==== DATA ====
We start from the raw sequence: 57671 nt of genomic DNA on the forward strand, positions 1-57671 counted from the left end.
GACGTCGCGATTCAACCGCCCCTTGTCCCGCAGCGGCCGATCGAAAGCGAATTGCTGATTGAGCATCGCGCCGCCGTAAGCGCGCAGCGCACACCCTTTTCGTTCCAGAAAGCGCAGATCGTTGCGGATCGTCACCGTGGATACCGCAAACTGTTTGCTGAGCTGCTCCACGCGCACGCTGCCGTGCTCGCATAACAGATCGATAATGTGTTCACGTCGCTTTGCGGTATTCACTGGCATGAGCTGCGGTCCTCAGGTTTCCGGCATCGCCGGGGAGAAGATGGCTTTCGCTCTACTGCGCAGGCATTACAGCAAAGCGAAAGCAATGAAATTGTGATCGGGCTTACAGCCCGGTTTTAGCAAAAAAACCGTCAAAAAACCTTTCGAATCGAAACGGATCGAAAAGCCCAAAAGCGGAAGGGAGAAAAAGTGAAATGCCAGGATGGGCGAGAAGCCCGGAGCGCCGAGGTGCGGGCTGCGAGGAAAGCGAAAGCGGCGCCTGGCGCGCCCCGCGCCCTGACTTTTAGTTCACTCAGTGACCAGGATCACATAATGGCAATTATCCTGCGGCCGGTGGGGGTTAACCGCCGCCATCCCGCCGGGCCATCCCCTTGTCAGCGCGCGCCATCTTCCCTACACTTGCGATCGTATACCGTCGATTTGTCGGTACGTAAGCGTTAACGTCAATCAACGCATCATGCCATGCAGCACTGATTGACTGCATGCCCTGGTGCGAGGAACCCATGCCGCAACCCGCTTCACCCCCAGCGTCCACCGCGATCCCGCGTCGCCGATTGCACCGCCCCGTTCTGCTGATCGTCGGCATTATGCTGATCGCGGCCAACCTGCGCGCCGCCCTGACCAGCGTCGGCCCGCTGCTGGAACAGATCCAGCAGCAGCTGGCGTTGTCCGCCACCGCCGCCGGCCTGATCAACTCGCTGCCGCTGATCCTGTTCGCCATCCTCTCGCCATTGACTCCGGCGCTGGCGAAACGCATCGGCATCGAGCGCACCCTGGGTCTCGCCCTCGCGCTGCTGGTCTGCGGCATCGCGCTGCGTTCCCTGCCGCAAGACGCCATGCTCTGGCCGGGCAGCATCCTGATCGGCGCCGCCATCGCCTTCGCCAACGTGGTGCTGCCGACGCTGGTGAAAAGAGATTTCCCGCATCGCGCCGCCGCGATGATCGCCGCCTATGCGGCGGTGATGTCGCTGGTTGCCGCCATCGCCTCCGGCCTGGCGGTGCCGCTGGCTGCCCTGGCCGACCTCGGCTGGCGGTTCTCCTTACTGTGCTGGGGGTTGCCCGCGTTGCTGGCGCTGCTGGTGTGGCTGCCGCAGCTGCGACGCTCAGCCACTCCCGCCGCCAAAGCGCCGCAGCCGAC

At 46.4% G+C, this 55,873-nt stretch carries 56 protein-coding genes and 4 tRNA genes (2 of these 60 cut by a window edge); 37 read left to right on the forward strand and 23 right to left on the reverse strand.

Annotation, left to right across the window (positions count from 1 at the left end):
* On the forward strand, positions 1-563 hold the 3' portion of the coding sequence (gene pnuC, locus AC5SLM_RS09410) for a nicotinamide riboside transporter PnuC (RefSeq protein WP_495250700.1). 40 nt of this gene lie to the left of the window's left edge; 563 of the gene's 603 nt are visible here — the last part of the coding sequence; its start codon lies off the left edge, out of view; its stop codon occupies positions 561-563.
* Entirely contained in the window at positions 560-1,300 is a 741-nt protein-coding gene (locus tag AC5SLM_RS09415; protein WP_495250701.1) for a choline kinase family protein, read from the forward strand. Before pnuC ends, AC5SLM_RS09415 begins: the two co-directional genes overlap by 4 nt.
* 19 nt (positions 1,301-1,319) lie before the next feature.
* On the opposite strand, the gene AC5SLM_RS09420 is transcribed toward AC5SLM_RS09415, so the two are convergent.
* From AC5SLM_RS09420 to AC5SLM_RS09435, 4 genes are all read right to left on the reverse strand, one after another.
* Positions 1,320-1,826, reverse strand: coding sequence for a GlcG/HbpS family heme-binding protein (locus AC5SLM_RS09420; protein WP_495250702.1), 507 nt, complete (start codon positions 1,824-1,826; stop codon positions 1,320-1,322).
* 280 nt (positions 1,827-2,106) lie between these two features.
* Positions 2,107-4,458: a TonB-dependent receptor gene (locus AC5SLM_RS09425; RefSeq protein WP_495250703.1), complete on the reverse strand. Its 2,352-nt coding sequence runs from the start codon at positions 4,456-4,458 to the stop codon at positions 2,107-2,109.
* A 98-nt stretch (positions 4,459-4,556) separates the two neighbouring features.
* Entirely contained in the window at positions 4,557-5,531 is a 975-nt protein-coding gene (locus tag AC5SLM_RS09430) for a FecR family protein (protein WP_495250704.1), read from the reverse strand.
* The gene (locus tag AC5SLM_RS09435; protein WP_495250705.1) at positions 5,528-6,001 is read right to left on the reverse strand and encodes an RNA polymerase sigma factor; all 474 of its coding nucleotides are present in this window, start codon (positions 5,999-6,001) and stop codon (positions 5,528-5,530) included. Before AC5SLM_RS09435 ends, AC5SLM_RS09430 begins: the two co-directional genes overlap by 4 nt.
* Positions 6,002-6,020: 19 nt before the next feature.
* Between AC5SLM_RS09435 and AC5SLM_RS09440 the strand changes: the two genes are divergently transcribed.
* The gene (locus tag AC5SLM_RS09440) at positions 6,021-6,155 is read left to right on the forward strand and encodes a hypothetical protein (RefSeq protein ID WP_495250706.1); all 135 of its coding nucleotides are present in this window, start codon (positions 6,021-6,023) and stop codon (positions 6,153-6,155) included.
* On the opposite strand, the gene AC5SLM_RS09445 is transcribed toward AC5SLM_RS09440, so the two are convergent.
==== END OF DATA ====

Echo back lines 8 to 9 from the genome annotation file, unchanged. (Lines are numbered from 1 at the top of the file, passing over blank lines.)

* On the opposite strand, the gene AC5SLM_RS09420 is transcribed toward AC5SLM_RS09415, so the two are convergent.
* From AC5SLM_RS09420 to AC5SLM_RS09435, 4 genes are all read right to left on the reverse strand, one after another.